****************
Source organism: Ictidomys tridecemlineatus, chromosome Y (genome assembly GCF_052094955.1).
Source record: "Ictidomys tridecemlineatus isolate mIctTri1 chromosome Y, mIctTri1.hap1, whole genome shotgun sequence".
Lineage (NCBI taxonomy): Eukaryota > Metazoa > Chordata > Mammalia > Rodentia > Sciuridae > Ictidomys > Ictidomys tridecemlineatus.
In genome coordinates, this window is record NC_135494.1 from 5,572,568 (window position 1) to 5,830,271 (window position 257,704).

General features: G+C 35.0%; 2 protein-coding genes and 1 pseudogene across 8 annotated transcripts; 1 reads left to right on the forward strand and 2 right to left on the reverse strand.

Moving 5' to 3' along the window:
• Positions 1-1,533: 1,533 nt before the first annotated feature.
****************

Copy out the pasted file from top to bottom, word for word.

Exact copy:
Source organism: Ictidomys tridecemlineatus, chromosome Y (genome assembly GCF_052094955.1).
Source record: "Ictidomys tridecemlineatus isolate mIctTri1 chromosome Y, mIctTri1.hap1, whole genome shotgun sequence".
Lineage (NCBI taxonomy): Eukaryota > Metazoa > Chordata > Mammalia > Rodentia > Sciuridae > Ictidomys > Ictidomys tridecemlineatus.
In genome coordinates, this window is record NC_135494.1 from 5,572,568 (window position 1) to 5,830,271 (window position 257,704).

General features: G+C 35.0%; 2 protein-coding genes and 1 pseudogene across 8 annotated transcripts; 1 reads left to right on the forward strand and 2 right to left on the reverse strand.

Moving 5' to 3' along the window:
• Positions 1-1,533: 1,533 nt before the first annotated feature.